Daily Archives: 04/05/2015

Debugging tests with Gradle and Eclipse

If you use Gradle to run your tests, and are an Eclipse user but the project you are working in is not an Eclipse project, you might think that you are out of luck when it comes to debugging. But that’s not the case, you can use Eclipse to debug a test you can launch with Gradle.

Step #1: launch the test in Gradle

Launch your test with Gradle. Supposing your test is x.y.MyTest, run Gradle as follows:

gradle test --debug-jvm --tests x.y.MyTest

Because you are using the –debug-jvm thing, Gradle will wait for a debugger to get attached, as shown below:

Gradle waiting for a debugger to be attached

1. Launch the test with Gradle

STEP #2: create a Java launcher for remote debugging

To atttach the Eclipse debugger, open Eclipse and go to Run|Debug Configurations…, and create a new launcher: select the Remote Java Application type. The key point here is to use the same port Gradle is using, in this case 5005. I have called this debug launcher Gradle, debug, and have configured it as follows:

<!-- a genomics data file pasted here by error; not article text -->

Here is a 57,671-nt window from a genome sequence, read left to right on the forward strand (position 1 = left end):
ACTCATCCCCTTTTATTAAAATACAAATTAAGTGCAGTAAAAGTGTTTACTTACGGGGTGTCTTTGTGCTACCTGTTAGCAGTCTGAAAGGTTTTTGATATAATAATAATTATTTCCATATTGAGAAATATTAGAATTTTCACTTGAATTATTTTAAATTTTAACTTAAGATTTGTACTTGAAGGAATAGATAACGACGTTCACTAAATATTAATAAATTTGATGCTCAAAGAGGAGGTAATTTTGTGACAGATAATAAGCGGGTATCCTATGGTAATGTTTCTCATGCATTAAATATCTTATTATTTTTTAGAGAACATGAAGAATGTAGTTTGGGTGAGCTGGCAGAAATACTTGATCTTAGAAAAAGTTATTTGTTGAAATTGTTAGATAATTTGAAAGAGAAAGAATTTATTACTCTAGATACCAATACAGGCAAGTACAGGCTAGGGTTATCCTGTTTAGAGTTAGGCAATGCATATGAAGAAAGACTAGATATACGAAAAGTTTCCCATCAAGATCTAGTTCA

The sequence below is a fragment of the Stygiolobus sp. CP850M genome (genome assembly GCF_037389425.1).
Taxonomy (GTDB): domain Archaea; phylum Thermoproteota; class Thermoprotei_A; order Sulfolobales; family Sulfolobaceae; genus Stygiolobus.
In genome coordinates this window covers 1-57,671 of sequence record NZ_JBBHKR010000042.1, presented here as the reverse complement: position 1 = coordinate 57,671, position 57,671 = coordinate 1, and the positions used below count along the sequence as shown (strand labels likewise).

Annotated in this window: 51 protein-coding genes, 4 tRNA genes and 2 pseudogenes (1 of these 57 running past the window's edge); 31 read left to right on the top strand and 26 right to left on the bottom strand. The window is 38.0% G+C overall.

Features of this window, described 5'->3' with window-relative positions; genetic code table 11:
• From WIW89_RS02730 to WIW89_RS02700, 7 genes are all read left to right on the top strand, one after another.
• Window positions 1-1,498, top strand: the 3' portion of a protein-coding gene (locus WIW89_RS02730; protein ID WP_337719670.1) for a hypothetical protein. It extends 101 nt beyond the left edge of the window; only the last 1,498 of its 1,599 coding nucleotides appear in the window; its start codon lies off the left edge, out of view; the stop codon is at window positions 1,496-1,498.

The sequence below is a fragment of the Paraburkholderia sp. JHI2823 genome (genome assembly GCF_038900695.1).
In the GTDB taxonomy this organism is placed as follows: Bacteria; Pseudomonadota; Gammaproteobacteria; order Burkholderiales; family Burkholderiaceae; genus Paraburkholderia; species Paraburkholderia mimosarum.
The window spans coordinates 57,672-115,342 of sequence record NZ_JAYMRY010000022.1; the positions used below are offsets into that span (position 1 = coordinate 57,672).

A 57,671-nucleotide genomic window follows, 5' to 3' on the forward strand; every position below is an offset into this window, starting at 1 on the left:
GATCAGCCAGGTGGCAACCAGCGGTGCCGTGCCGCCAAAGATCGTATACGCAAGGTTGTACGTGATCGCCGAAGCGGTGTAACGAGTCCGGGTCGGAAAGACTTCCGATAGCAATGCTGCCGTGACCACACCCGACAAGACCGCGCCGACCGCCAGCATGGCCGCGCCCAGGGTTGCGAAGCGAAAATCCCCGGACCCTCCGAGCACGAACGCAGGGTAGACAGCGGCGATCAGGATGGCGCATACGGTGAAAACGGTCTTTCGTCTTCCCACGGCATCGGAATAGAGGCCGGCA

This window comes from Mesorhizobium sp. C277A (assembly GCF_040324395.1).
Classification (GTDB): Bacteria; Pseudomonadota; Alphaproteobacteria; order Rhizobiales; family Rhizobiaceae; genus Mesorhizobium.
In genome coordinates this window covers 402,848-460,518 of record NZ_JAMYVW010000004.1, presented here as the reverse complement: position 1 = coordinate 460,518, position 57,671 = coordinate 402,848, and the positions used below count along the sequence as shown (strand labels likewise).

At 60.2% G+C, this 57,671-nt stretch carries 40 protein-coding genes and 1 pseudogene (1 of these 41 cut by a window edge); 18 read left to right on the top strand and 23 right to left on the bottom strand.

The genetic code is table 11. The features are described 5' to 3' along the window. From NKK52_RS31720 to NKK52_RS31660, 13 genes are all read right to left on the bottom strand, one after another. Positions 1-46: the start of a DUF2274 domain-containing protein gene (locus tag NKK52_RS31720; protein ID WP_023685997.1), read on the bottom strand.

Configuring Eclipse to debug Gradle tests

2. Configure Eclipse to debug the Gradle test

Step #3: tell the launcher where to find the source code

To tell Eclipse where to find the source code, go to the Source tab in the launcher configuration. Click Add…, and choose the directory for your Java source code.

3. Tell Eclipse where to find the source code

3. Tell Eclipse where to find the source code


Now you can use Eclipse to place some breakpoints, step through your code, etc. Just open the launcher and click Debug. Voilá!

What else?

I have tested this with Gradle 2.3 and Eclipse Luna (4.4.2).